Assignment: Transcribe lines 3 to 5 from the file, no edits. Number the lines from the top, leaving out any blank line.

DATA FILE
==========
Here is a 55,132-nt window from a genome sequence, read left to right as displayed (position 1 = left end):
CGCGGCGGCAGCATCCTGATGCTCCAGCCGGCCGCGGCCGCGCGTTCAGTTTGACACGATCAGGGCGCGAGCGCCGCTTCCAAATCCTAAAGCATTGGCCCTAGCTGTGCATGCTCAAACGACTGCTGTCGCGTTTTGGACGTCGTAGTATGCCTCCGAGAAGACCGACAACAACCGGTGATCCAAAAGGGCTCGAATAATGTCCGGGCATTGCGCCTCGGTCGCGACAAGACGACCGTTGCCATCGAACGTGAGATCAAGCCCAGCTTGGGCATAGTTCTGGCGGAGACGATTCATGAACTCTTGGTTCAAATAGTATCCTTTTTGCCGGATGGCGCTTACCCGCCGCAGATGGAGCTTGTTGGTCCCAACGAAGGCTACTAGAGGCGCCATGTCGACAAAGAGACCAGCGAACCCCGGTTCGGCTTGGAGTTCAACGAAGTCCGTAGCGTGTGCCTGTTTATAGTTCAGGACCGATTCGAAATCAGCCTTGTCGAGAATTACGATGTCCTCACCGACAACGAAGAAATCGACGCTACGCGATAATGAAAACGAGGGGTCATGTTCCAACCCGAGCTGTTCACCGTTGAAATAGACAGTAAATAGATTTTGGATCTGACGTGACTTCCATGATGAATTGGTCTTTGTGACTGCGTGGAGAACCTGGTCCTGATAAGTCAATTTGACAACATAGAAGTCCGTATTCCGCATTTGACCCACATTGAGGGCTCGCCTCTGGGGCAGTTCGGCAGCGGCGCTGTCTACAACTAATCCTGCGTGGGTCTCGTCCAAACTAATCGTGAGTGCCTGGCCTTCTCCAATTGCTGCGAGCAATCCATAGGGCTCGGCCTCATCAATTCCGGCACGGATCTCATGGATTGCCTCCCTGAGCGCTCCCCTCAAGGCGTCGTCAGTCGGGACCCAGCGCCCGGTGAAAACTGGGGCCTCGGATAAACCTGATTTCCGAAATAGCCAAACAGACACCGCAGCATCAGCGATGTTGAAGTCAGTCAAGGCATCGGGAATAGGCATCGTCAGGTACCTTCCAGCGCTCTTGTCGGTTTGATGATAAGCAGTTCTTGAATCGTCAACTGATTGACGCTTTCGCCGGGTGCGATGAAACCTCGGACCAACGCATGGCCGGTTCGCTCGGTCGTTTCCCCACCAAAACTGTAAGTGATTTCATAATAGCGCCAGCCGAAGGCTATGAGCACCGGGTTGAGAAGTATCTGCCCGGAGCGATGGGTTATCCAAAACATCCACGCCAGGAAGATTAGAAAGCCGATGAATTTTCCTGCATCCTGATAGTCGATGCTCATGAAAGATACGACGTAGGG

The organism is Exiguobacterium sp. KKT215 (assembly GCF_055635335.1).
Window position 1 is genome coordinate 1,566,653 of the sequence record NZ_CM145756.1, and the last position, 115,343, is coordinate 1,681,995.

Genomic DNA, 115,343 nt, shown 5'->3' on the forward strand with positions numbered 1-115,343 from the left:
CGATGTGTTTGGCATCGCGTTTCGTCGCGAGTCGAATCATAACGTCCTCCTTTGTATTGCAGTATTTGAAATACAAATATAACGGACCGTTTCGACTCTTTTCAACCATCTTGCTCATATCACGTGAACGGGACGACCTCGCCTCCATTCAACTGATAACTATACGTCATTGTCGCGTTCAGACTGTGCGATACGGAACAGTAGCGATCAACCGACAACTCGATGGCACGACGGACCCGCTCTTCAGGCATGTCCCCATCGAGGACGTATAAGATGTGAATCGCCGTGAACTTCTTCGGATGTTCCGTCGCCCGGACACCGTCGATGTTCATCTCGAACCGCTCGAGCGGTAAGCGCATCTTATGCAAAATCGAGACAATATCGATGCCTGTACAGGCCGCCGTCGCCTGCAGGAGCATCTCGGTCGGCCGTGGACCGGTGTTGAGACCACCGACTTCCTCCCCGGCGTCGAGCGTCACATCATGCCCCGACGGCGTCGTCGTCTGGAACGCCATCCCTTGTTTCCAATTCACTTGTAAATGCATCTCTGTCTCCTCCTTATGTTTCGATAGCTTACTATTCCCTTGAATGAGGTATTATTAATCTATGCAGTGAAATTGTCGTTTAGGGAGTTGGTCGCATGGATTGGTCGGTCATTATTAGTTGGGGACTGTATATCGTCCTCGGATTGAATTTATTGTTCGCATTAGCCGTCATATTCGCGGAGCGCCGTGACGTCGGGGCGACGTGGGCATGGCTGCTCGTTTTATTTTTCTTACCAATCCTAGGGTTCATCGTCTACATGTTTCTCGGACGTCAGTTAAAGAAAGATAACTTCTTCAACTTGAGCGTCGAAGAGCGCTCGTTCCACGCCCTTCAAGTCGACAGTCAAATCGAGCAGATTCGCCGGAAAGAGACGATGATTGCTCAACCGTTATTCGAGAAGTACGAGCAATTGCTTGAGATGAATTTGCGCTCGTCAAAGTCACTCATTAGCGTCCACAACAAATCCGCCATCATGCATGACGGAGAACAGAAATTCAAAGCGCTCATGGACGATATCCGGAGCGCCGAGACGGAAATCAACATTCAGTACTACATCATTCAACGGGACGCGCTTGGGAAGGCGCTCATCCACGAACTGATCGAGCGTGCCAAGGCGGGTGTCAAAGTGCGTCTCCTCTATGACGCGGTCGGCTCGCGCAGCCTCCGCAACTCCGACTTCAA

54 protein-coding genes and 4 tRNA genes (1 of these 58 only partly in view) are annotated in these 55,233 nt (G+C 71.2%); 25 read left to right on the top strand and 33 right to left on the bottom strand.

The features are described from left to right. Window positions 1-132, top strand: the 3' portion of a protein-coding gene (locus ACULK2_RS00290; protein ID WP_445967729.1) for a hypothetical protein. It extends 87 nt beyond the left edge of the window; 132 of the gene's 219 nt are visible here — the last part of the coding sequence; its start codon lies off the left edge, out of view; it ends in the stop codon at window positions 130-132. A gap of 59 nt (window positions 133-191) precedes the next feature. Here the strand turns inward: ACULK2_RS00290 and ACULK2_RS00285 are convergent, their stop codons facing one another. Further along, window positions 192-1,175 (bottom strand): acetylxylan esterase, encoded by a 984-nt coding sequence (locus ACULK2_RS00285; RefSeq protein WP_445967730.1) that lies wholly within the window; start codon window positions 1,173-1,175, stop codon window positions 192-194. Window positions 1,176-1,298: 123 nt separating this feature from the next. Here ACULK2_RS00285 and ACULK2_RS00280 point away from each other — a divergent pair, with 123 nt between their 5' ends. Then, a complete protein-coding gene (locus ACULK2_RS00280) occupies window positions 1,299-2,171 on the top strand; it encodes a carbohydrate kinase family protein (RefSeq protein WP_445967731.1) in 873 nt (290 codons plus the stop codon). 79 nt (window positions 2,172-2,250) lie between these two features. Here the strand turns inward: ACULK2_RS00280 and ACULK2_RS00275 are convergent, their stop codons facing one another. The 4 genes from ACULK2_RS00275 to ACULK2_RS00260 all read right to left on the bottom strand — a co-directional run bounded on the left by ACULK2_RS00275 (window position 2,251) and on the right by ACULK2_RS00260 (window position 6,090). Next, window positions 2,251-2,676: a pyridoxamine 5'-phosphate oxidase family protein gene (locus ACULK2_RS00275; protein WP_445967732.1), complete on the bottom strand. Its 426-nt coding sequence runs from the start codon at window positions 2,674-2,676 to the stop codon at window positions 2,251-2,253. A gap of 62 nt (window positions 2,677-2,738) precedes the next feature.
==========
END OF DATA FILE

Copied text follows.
The organism is Exiguobacterium sp. KKT215 (assembly GCF_055635335.1).
Window position 1 is genome coordinate 1,566,653 of the sequence record NZ_CM145756.1, and the last position, 115,343, is coordinate 1,681,995.

Genomic DNA, 115,343 nt, shown 5'->3' on the forward strand with positions numbered 1-115,343 from the left: